In an ancient cemetery in western Poland, a team of archaeologists was hard at work excavating Medieval graves. But as they uncovered the remains of humans buried centuries before, they realized that something was amiss. After all, someone had damaged some of the bodies in strange and sinister ways. Perhaps, then, dark and mysterious forces had been at work.
In December 2016 reached the world’s press, and it involved archaeologists from Poland’s Museum of Fortress Kostrzyn. Yes, the team had been in the village of Górzyca carrying out some excavation work on a 13th-century.
The cemetery had been associated with the Bishopric of Lebus, a Roman Catholic administration and one-time territory of the Roman Empire. At one point, in fact, a Gothic cathedral had overlooked the graves.
During the excavation, then, the archaeologists uncovered dozens of graves from the 13th and 14th centuries. Of course, the majority of them contained bones arranged in a typical fashion. That is, undertakers had presented the skeletons anatomically correct and placed the hands either on the chests or alongside the bodies.
Typically, locals had oriented these ancient burials from east to west, as custom dictated. Strangely, however, the archaeologists uncovered three burials near the edge of the cemetery that did not adhere to this pattern.
It was also clear that the undertakers had not arranged three skeletons anatomically. For example, in one burial the right leg and the left leg had switched places. This suggested that someone had disinterred and relocated the remains at some point in time.
More shockingly, someone had removed two of the three individuals’ heads from their bodies. In fact, the undertakers had buried one woman with her face toward the ground and her knees broken.
Moreover, locals had buried another skeleton, a man in his 30s, with his head between two stones. Plus, all three of the skeletons showed signs of having been pierced with a sharp object.
Amazingly, it was these puncture holes that held the key to these mysterious burials. Yes, experts concluded that somebody had staked the skeletons to the ground. During the 13th century, locals believed this practice would prevent the bodies from coming back from the grave.
The decision to bury one skeleton face-down and another with its head trapped between stones also suggested a fear that the corpses would return from the dead. By placing physical obstructions in the way, then, those burying the dead followed a practice that was thought to keep restless spirits in their graves.
Such burials are known as vampire burials. Of course, this is in reference to the legendary figures that defy death and feast on human blood. Back in 2014, for instance, vampire burials hit the news when archaeologists excavated six strange skeletons from a cemetery in northwest Poland.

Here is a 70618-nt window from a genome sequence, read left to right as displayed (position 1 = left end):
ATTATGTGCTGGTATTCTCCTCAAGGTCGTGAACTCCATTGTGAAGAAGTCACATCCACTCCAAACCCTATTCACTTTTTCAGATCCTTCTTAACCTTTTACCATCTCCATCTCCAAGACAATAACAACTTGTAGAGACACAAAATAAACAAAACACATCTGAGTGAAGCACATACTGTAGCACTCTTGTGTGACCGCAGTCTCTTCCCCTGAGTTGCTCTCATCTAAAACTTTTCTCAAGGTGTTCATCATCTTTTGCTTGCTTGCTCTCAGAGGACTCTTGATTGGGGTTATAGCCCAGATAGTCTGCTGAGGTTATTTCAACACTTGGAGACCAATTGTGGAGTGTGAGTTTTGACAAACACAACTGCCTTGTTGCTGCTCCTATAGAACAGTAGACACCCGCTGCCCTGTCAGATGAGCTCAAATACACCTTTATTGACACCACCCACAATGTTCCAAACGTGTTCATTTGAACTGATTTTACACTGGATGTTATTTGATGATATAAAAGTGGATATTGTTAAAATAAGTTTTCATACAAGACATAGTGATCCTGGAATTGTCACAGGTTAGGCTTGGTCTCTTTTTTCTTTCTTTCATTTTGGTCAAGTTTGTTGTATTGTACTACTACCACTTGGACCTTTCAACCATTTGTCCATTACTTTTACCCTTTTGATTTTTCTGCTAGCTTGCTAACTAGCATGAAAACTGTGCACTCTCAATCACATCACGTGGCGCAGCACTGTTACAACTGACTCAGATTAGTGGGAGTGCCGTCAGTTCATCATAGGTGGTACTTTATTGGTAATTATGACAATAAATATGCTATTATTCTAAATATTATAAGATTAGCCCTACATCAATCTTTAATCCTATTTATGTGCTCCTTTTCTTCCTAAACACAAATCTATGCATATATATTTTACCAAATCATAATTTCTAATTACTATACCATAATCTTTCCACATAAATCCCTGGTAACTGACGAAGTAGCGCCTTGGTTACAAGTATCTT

In fact, archaeologists found the 17th- or 18th-century skeletons with sickles around their necks and heavy stones under their chins. Again, experts believed that locals took these precautions to prevent the dead from returning to terrorize the living.
According to bioarchaeologist Lesley Gregoricka from the University of South Alabama, however, there was a much more mundane reason for these people’s deaths. Instead, she explained, those buried this way were likely the victims of a cholera outbreak in the region.
“Cholera was attributed to the supernatural,” she told The New York Times in 2014. “They believed that people would return from the dead, feed on living individuals and cause the disease to spread.”
Similarly, other medical afflictions could be the reason behind Górzyca’s vampire burials. For instance, two of the individuals are thought to have suffered from kyphosis. This is a spinal deformity that may have given them a hunched appearance.
Experts also suspect that these health conditions led the community to stigmatize the individuals and target them as vampires. However, one of the skeletons – the man buried with his head between stones – appeared to show no sign of bone disease.
Still, it’s not the first time that this part of Poland has yielded some incredible archaeological finds. In 2008 excavations at another site in Górzyca revealed evidence of a burial ground thought to date back 3,600 years.
Members of the ancient Tumulus culture likely constructed that cemetery. After all, this culture thrived in Europe during the Middle Bronze Age. What’s more, experts suggested that artifacts found within the graves indicated that those buried were from the military elite.
For example, among the archaeological treasures found at the site were bronze objects, weapons, ornaments and tools. Archaeologists also discovered the oldest sword ever recovered from Polish soil. In fact, it was buried alongside a Bronze Age warrior several millennia ago.
At the vampire burials in Górzyca, though, work goes on to reconstruct the ancient grounds and analyze the bones. Hopefully, then, they will uncover secrets that are just as fascinating as some of history’s most bloodcurdling legends and myths.